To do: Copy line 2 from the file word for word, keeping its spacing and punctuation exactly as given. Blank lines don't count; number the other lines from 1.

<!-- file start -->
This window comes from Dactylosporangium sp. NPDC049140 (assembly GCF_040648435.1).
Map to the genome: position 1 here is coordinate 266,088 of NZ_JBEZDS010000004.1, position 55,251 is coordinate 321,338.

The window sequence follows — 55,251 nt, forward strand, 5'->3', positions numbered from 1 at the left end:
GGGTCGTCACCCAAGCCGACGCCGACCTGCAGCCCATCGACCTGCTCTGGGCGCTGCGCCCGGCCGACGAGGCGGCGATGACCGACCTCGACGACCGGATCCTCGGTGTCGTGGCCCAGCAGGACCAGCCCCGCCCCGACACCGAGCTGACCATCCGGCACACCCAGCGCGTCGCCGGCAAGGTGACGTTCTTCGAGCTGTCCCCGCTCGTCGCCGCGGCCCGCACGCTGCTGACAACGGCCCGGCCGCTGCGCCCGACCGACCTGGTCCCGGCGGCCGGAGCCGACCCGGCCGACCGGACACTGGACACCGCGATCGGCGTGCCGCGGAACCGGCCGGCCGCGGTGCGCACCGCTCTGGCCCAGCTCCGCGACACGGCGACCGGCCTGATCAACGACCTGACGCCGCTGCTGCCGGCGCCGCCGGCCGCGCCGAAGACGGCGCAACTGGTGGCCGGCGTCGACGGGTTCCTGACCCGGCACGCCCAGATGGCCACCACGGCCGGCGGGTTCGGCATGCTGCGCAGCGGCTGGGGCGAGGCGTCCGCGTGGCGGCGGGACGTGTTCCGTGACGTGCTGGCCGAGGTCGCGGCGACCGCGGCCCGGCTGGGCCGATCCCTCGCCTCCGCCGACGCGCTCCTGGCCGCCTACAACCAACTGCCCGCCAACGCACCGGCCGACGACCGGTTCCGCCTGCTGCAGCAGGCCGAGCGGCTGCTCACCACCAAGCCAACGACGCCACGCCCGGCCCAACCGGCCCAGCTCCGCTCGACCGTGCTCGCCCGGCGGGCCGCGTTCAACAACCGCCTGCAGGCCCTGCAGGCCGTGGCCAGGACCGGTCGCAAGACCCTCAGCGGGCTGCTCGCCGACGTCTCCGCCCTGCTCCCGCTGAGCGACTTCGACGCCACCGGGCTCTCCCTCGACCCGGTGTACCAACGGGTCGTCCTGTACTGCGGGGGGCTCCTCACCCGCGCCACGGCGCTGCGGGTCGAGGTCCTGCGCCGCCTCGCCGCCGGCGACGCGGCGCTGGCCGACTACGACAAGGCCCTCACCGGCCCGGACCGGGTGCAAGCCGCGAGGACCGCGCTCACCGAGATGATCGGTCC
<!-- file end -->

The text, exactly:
Map to the genome: position 1 here is coordinate 266,088 of NZ_JBEZDS010000004.1, position 55,251 is coordinate 321,338.